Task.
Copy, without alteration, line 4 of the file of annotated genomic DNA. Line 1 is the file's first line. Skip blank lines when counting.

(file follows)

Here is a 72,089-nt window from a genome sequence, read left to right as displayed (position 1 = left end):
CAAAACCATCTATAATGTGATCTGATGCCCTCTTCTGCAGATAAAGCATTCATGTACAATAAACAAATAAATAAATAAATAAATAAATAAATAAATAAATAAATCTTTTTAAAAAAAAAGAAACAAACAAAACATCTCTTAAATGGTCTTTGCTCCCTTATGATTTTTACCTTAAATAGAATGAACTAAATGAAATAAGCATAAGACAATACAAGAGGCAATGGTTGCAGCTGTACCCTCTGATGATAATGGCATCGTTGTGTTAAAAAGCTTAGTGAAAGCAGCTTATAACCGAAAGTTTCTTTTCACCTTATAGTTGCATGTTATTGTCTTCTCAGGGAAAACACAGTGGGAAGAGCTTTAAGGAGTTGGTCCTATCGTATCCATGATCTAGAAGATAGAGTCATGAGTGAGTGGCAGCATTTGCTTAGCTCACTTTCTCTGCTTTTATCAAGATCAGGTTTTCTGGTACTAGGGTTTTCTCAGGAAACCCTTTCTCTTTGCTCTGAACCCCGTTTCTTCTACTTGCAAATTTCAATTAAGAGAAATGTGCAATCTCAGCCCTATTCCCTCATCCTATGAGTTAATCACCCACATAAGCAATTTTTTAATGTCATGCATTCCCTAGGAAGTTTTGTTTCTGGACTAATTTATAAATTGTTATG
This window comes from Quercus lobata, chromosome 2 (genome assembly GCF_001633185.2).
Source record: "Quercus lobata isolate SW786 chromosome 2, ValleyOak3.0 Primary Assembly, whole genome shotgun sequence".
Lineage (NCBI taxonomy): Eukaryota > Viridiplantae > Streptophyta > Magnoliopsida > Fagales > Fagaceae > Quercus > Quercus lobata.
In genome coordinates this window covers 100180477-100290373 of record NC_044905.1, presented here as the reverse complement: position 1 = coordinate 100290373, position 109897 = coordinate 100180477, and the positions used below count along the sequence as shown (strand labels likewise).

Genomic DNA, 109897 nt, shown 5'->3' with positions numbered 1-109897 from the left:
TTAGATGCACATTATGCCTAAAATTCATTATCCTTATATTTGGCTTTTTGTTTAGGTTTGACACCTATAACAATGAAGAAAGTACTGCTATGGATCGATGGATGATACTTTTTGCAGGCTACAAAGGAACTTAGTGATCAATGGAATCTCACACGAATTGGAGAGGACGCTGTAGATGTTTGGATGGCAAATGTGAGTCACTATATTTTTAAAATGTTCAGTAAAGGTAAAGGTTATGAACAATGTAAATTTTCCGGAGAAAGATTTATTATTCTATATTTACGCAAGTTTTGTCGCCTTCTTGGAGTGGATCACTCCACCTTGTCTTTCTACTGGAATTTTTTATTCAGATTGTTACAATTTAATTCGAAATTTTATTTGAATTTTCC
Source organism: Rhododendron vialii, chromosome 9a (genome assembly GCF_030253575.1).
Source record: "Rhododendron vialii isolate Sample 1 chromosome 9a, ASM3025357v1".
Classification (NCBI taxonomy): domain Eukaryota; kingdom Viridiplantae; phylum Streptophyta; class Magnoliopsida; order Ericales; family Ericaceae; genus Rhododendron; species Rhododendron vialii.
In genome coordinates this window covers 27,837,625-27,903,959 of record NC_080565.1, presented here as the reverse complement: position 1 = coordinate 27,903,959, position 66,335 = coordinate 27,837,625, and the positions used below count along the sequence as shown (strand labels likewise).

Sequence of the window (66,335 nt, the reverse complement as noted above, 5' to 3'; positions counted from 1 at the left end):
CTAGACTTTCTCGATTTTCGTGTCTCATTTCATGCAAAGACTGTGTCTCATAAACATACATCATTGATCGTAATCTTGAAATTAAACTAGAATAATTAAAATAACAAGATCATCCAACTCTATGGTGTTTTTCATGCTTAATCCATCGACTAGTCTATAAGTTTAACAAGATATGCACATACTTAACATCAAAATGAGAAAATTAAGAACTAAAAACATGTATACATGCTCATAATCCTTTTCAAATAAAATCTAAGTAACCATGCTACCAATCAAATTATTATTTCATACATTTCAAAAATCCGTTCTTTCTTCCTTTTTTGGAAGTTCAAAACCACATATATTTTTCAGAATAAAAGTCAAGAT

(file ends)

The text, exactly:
Source record: "Quercus lobata isolate SW786 chromosome 2, ValleyOak3.0 Primary Assembly, whole genome shotgun sequence".